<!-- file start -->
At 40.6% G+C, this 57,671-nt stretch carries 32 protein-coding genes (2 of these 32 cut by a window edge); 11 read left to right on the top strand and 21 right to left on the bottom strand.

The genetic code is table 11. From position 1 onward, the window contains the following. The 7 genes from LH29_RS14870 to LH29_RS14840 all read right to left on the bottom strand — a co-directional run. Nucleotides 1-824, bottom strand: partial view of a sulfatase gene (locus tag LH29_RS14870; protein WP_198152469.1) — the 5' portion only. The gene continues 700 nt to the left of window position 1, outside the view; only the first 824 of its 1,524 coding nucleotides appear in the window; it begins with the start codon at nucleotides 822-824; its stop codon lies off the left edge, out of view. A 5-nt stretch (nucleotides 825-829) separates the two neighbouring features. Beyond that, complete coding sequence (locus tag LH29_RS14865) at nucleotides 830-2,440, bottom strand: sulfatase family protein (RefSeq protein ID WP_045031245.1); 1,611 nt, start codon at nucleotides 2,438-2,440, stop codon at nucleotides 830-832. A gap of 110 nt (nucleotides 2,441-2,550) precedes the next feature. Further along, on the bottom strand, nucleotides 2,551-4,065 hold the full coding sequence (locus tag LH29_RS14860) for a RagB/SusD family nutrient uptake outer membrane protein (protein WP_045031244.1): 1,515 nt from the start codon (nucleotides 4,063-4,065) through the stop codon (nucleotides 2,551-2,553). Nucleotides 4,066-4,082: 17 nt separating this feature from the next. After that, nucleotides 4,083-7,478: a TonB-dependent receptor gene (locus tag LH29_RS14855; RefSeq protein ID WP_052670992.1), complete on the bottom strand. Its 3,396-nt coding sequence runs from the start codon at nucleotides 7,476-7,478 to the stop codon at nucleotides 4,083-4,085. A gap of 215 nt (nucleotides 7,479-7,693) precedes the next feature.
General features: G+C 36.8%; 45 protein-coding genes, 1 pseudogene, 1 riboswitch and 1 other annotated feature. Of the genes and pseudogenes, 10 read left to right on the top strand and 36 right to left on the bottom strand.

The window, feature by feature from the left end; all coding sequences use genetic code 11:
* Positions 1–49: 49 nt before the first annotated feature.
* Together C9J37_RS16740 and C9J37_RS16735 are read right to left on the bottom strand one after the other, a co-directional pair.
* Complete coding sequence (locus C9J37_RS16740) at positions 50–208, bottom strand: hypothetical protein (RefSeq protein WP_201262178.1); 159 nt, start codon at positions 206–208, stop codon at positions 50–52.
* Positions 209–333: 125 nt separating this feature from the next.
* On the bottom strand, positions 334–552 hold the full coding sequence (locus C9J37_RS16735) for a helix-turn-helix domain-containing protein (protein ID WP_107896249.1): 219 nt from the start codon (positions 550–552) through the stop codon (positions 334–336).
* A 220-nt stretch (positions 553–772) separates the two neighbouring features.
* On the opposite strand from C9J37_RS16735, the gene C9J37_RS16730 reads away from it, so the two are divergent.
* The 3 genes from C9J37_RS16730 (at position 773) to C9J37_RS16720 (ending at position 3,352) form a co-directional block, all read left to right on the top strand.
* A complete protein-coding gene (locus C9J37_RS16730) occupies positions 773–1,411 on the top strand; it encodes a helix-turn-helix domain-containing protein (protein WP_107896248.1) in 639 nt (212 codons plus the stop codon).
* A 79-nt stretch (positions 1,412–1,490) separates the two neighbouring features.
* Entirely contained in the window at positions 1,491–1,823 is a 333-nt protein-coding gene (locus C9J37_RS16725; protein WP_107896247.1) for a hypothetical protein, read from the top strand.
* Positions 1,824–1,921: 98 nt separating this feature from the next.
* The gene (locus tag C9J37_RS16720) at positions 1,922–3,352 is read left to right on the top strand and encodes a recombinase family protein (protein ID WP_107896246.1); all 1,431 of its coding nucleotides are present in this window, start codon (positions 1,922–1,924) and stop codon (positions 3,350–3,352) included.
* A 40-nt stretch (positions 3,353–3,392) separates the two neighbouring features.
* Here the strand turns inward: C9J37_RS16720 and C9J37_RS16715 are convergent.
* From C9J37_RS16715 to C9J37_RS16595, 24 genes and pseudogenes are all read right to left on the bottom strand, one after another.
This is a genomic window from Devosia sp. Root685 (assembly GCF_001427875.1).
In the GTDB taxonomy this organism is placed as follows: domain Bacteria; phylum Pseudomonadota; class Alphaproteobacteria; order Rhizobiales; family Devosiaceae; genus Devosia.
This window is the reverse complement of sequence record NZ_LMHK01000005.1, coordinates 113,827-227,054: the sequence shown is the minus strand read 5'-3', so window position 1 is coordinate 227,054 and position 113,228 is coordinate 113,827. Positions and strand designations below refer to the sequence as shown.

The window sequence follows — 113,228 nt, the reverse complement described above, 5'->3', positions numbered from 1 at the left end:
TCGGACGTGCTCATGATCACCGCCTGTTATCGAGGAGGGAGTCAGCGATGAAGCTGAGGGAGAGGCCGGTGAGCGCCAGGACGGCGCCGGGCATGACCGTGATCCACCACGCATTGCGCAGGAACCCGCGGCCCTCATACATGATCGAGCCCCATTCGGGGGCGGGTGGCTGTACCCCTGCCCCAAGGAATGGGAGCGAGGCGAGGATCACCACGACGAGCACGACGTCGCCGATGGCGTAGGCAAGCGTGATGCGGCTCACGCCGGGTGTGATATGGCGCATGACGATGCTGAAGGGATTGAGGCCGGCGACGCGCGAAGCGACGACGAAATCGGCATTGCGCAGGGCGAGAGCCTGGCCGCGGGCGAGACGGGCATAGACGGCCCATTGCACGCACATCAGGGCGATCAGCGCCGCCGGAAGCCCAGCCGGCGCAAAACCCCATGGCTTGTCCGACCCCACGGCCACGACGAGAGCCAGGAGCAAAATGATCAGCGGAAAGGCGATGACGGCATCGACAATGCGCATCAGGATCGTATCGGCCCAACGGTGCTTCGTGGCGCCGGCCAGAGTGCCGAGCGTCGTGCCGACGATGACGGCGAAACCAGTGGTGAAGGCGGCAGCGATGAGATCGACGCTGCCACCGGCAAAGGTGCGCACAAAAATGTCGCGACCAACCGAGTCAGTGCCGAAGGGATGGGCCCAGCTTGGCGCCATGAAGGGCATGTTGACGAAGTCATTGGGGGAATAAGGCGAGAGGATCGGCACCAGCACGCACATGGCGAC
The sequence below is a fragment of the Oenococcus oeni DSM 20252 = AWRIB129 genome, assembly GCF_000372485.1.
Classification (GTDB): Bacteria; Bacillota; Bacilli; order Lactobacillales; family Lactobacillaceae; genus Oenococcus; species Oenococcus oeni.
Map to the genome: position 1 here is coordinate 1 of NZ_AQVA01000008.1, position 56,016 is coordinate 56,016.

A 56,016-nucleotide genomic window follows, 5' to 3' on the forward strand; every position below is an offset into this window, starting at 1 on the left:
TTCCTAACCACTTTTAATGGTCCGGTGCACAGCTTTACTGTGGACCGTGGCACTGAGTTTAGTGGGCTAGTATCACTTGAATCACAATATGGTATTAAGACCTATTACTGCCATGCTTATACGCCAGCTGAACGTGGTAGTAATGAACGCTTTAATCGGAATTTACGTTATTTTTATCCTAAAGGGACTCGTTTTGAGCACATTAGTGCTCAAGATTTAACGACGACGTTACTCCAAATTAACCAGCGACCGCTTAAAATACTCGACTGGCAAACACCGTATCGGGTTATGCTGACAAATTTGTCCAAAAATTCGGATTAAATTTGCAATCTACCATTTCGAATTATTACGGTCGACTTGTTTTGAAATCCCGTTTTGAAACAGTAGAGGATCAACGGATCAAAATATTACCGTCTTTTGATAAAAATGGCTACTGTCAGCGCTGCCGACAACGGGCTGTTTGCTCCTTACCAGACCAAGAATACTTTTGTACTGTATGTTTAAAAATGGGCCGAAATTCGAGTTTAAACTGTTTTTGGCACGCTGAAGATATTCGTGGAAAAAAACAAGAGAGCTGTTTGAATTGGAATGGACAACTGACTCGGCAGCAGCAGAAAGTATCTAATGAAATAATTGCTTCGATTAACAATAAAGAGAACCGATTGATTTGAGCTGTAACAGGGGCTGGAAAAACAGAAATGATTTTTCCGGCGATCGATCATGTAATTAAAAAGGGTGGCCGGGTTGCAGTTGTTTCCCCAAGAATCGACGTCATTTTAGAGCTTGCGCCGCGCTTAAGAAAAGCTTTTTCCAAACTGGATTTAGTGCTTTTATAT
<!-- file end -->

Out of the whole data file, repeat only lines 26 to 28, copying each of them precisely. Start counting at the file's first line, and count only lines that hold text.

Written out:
The sequence below is a fragment of the Oenococcus oeni DSM 20252 = AWRIB129 genome, assembly GCF_000372485.1.
Classification (GTDB): Bacteria; Bacillota; Bacilli; order Lactobacillales; family Lactobacillaceae; genus Oenococcus; species Oenococcus oeni.
Map to the genome: position 1 here is coordinate 1 of NZ_AQVA01000008.1, position 56,016 is coordinate 56,016.